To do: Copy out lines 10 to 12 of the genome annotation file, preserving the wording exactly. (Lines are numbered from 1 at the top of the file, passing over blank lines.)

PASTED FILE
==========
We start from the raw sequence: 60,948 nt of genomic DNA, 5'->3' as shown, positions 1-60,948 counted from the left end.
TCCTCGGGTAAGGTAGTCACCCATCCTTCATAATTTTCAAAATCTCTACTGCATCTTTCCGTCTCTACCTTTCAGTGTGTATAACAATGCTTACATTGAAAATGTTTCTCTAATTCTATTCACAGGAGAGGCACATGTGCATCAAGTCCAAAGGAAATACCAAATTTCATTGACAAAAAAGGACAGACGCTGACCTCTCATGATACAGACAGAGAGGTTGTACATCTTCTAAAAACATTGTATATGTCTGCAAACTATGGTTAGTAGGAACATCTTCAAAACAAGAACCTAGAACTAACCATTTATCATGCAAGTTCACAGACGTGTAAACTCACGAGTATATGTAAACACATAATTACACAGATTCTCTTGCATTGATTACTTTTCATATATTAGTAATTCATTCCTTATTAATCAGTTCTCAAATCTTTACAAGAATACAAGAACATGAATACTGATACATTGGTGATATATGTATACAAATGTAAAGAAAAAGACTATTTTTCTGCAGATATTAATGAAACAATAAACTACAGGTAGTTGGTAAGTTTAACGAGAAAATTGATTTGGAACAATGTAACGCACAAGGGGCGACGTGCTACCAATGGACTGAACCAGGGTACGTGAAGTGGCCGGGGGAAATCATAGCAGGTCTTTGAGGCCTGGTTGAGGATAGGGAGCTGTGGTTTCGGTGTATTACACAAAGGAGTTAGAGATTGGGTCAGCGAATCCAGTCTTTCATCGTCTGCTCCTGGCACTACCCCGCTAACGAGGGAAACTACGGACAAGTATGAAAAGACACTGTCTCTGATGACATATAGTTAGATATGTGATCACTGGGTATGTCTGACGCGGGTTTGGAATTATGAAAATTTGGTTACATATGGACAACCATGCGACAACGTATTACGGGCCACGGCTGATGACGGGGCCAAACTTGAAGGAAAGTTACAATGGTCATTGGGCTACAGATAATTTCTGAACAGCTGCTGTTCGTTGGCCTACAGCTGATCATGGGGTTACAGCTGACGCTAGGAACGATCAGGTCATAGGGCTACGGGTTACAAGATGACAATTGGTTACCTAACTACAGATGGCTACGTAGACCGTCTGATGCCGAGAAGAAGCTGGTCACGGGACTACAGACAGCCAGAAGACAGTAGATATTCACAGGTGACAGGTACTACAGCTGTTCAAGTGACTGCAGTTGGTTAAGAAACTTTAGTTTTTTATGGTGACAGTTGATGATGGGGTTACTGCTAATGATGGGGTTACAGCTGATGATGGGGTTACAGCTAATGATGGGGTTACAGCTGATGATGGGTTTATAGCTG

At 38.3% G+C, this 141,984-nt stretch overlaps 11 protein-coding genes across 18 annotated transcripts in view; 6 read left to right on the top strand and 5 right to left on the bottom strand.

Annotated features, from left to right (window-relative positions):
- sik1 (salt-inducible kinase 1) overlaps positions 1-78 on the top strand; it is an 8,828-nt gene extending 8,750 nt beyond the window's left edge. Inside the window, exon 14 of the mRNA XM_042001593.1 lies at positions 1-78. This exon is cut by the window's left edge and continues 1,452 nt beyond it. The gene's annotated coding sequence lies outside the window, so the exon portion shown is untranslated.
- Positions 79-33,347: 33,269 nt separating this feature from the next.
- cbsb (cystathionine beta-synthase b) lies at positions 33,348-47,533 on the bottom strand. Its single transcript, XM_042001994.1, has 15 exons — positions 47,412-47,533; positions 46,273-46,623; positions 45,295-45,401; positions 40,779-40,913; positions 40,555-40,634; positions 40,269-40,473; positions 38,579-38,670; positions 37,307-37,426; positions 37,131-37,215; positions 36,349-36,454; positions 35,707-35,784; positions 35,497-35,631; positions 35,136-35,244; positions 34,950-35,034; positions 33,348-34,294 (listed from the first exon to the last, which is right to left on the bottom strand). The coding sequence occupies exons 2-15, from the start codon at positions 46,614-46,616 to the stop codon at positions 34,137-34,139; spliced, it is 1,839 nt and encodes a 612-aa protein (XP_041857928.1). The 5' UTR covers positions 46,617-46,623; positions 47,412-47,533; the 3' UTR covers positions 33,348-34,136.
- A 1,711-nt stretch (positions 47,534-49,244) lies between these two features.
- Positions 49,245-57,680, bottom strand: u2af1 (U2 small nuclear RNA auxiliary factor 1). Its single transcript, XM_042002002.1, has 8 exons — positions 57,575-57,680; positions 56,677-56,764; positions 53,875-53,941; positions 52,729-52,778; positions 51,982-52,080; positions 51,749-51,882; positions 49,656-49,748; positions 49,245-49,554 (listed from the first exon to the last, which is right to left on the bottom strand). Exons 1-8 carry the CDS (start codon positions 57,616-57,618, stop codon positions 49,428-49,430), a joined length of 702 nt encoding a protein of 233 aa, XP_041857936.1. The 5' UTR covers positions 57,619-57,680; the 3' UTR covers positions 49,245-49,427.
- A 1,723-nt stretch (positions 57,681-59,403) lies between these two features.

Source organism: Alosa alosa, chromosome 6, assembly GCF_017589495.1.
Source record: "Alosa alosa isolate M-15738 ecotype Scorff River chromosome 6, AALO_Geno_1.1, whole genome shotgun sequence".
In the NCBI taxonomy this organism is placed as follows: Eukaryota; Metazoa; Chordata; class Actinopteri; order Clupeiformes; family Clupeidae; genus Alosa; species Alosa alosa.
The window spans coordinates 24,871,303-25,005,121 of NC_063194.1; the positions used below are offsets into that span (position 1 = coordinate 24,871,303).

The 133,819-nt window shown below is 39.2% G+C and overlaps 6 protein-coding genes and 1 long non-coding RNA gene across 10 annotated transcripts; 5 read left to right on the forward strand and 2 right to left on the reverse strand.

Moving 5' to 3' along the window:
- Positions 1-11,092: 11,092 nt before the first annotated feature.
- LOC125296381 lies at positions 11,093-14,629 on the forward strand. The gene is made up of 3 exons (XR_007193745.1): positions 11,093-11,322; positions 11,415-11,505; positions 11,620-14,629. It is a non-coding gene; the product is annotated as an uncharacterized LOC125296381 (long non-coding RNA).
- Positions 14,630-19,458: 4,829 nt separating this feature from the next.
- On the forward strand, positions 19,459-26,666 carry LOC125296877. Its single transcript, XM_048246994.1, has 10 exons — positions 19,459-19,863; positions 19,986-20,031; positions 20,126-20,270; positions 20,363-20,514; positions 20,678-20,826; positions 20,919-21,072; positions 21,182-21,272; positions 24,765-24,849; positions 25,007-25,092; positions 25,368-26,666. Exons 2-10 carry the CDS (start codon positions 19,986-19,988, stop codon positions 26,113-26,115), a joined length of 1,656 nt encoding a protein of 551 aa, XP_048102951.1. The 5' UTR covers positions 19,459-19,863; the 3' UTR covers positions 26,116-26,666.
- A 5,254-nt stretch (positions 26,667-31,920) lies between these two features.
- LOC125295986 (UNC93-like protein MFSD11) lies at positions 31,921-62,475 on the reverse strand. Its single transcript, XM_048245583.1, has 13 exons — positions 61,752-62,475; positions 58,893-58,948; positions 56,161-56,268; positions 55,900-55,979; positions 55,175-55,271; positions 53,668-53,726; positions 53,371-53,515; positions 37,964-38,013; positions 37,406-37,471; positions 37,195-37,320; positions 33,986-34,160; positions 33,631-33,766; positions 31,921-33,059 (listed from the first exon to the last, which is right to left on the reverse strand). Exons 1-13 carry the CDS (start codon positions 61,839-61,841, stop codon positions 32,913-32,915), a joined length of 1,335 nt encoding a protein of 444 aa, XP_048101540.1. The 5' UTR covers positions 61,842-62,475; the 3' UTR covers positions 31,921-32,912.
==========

- A 1,723-nt stretch (positions 57,681-59,403) lies between these two features.

Source organism: Alosa alosa, chromosome 6, assembly GCF_017589495.1.
Source record: "Alosa alosa isolate M-15738 ecotype Scorff River chromosome 6, AALO_Geno_1.1, whole genome shotgun sequence".